We find the agency's evaluation of Delphinus's proposal under the sample task order/technical approach factor reasonable. Specifically, the record reflects that the agency found Delphinus's proposed response to the sample task order to be unrealistic with regard to certain of the labor hours and costs proposed, and requested that Delphinus review its estimates and provide an explanation regarding its response to the sample task order. The record provides that Delphinus did not provide any explanation regarding the costs and labor hour estimates set forth in its response to the sample task order. See Protest at 16; AR, Tab 11E, Delphinus's Revised Response to the Sample Task Order. Although the protester submitted in its comments on the agency report an explanation regarding the development of its sample task order and why it believes that its proposed costs and labor hours are reasonable, this analysis provides no basis on which to question the agency's evaluation of Delphinus's proposal, given the protester's failure to provide any such analysis or explanation to the agency during the conduct of the procurement. GEC-Marconi Elec. Sys. Corp., B-276186; B-276186.2, May 21, 1997, 97'2 CPD para. 23 at 7.

Additionally, and contrary to the protester's assertion, Delphinus's response to discussions did not explain or otherwise state that Delphinus had performed the same or similar work on the USS Abraham Lincoln.[7] Moreover, even if we assume that Delphinus had informed the agency that it had performed the same or similar work on the USS Abraham Lincoln, this alone would not render the agency's evaluation unreasonable. The solicitation specifically advised that –offerors must provide details concerning what the contractor will do and how it will be done,— including –a full explanation of the techniques, disciplines, and procedures proposed to be followed.— RFP at 62. Given the solicitation's requirements that offerors provide details regarding their proposals, the agency could reasonably decline to accept Delphinus's cost and labor hour estimates supported solely by a statement that Delphinus had performed the same or similar work previously. We also note that contrary to the protester's assertion, the agency was not required to –verify Delphinus Engineering's statements regarding shorter time frames and lower costs . . . by checking with the Navy customer for the USS Abraham Lincoln,— even assuming such statements were made. See Protester's Comments at 37. This is so because an offeror bears the burden for failing to submit an adequately written proposal, and contracting agencies are not obligated to go in search of needed information which the offeror has omitted or failed to present. Fluor Daniel, Inc., B'262051, B-262051.2, Nov. 21, 1995, 95-2 CPD para. 241 at 8.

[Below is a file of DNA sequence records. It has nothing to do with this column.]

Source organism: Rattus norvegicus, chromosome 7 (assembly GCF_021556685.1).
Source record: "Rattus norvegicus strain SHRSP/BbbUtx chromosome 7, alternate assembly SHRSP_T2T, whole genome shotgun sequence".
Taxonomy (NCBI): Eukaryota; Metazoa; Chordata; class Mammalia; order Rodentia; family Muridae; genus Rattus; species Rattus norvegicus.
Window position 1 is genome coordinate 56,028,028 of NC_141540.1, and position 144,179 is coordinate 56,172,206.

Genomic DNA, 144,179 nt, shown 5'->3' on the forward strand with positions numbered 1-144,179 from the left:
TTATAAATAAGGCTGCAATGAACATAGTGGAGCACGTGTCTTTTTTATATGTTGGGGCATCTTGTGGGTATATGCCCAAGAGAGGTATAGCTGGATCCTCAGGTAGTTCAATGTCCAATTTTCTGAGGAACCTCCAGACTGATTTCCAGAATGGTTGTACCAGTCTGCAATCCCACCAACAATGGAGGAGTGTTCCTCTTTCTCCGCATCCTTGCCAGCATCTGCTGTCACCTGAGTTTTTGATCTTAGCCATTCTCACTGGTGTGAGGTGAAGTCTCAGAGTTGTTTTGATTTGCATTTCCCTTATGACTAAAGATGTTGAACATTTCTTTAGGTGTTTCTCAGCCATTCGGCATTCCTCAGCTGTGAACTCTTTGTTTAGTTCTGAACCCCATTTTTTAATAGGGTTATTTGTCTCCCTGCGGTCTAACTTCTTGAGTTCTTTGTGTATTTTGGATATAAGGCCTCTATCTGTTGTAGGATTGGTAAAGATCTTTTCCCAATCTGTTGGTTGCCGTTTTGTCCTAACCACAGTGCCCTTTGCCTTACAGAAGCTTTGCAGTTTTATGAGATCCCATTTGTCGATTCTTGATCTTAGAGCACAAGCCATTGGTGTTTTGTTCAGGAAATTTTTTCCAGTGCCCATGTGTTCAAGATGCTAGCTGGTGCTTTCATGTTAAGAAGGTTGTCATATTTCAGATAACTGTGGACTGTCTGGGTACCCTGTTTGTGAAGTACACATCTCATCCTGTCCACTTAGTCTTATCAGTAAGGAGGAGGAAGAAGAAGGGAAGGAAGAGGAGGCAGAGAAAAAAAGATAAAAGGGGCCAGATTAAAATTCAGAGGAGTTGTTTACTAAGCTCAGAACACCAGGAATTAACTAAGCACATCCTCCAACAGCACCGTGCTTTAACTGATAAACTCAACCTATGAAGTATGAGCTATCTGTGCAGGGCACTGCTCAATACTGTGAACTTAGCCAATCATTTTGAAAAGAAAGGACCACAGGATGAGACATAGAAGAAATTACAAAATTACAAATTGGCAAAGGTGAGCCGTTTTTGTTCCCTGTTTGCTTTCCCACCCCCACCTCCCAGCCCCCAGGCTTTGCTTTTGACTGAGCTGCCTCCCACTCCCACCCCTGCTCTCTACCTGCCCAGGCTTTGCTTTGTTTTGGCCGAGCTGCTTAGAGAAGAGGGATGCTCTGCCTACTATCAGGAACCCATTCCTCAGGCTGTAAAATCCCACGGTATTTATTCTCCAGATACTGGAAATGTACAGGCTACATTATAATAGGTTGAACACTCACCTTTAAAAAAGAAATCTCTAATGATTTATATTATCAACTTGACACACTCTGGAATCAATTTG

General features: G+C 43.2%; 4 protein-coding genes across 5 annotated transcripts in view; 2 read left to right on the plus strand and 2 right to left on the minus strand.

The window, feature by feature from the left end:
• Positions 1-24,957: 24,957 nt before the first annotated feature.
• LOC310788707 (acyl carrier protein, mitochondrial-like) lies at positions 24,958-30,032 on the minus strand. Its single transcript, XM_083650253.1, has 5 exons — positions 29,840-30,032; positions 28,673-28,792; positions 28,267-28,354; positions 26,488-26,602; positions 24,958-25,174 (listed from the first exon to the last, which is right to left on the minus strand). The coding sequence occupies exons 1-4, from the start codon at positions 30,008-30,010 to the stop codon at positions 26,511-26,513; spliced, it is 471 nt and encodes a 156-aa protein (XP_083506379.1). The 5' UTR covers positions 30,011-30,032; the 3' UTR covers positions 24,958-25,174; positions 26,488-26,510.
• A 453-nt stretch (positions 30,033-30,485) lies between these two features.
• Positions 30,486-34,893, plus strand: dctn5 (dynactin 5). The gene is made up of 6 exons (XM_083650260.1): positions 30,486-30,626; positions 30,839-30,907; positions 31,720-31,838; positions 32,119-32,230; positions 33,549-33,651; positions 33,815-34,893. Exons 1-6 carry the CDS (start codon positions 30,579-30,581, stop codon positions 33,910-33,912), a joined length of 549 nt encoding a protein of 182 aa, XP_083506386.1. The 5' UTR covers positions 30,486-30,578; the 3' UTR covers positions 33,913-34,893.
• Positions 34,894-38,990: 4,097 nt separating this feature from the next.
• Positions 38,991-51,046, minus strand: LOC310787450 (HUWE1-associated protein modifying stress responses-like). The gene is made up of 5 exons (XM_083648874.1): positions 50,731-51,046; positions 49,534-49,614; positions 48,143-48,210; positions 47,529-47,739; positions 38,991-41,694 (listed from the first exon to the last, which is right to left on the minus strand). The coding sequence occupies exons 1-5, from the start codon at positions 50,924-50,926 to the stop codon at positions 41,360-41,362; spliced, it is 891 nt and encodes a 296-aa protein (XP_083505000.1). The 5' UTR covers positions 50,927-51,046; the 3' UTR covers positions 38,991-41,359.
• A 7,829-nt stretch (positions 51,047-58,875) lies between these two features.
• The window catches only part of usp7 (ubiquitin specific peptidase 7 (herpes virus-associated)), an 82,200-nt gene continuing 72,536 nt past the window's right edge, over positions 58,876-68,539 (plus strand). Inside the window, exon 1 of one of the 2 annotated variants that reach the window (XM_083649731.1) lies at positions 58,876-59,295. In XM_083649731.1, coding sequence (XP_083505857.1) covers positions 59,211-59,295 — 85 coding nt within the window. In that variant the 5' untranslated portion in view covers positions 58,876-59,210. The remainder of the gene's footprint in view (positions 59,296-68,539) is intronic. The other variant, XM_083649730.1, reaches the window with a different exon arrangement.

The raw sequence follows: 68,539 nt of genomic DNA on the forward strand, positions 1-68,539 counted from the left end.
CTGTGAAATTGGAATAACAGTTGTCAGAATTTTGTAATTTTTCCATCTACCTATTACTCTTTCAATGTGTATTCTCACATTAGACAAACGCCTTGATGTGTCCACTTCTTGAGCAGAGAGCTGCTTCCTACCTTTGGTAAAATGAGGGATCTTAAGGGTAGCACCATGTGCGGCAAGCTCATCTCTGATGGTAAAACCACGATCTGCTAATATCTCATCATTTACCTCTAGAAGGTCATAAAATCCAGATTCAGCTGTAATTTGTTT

The protest is denied.

Anthony H. Gamboa

General Counsel



[1] Section 8(a) of the Small Business Act authorizes the SBA to contract with government agencies and arrange for the performance of such contracts by awarding subcontracts to socially and economically disadvantaged small businesses. 15 U.S.C. sect. 637(a) (2000).